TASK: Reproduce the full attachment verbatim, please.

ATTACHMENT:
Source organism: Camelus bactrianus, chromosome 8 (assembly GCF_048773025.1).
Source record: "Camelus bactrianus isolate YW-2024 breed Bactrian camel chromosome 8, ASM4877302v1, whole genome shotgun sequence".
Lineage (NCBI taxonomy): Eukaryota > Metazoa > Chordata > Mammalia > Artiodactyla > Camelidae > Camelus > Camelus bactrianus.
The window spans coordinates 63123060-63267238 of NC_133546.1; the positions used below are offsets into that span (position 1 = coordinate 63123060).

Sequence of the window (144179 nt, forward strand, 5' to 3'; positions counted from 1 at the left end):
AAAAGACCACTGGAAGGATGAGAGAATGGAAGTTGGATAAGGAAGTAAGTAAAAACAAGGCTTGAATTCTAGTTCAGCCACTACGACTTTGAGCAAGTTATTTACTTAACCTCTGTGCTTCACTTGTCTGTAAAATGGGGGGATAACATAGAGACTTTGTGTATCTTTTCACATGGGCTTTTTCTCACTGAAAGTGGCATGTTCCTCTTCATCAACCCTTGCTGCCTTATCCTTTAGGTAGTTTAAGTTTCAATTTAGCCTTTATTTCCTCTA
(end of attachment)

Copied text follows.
Source organism: Camelus bactrianus, chromosome 8 (assembly GCF_048773025.1).
Source record: "Camelus bactrianus isolate YW-2024 breed Bactrian camel chromosome 8, ASM4877302v1, whole genome shotgun sequence".
Lineage (NCBI taxonomy): Eukaryota > Metazoa > Chordata > Mammalia > Artiodactyla > Camelidae > Camelus > Camelus bactrianus.
The window spans coordinates 63123060-63267238 of NC_133546.1; the positions used below are offsets into that span (position 1 = coordinate 63123060).

Sequence of the window (144179 nt, forward strand, 5' to 3'; positions counted from 1 at the left end):
AAAAGACCACTGGAAGGATGAGAGAATGGAAGTTGGATAAGGAAGTAAGTAAAAACAAGGCTTGAATTCTAGTTCAGCCACTACGACTTTGAGCAAGTTATTTACTTAACCTCTGTGCTTCACTTGTCTGTAAAATGGGGGGATAACATAGAGACTTTGTGTATCTTTTCACATGGGCTTTTTCTCACTGAAAGTGGCATGTTCCTCTTCATCAACCCTTGCTGCCTTATCCTTTAGGTAGTTTAAGTTTCAATTTAGCCTTTATTTCCTCTA